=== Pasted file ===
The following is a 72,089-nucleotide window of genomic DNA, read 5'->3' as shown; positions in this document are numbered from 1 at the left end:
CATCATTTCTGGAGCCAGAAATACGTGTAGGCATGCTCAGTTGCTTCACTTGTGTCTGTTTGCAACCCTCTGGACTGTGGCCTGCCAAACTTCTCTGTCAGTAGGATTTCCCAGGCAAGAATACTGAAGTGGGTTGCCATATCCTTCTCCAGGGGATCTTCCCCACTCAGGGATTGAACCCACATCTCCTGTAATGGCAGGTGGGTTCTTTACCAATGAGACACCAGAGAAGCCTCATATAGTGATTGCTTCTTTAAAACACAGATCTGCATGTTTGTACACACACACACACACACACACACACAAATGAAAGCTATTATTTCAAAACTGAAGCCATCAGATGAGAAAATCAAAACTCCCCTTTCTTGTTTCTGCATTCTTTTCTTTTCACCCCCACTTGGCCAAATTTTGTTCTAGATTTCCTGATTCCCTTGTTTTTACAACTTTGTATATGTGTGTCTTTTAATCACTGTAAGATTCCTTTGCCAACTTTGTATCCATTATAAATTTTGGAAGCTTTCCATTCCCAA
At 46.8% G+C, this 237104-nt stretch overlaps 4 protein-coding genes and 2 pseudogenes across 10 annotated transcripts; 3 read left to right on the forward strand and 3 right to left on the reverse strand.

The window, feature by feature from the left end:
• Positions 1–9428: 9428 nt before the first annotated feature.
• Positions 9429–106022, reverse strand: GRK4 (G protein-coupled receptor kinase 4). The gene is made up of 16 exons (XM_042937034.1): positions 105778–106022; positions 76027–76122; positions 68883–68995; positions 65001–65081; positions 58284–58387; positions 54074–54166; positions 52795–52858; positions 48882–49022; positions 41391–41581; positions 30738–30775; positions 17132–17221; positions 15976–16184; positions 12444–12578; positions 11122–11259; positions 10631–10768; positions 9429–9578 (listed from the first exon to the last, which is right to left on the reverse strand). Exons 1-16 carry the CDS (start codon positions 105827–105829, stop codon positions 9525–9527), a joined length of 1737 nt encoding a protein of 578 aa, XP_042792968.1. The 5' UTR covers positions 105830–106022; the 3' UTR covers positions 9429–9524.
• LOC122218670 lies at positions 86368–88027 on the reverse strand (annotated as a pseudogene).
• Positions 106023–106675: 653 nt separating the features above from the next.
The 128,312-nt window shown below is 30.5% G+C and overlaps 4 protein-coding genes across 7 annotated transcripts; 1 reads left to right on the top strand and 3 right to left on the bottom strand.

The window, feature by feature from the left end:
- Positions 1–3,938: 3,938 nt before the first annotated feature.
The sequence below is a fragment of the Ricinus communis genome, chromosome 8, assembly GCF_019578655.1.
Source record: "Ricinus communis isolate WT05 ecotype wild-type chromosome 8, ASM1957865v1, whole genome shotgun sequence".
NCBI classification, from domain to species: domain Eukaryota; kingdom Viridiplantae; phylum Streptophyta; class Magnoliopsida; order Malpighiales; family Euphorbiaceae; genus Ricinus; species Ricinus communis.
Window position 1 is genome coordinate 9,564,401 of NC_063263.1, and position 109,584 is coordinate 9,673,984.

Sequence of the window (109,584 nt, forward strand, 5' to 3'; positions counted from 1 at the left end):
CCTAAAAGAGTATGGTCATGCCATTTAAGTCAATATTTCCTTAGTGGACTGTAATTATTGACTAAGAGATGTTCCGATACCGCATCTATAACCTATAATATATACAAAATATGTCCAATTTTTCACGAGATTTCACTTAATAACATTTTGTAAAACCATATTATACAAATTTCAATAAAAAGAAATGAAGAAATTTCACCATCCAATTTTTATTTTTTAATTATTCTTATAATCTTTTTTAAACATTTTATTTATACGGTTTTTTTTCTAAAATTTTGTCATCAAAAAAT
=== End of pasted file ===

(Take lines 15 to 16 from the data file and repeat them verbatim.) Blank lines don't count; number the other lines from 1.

Window position 1 is genome coordinate 9,564,401 of NC_063263.1, and position 109,584 is coordinate 9,673,984.

Sequence of the window (109,584 nt, forward strand, 5' to 3'; positions counted from 1 at the left end):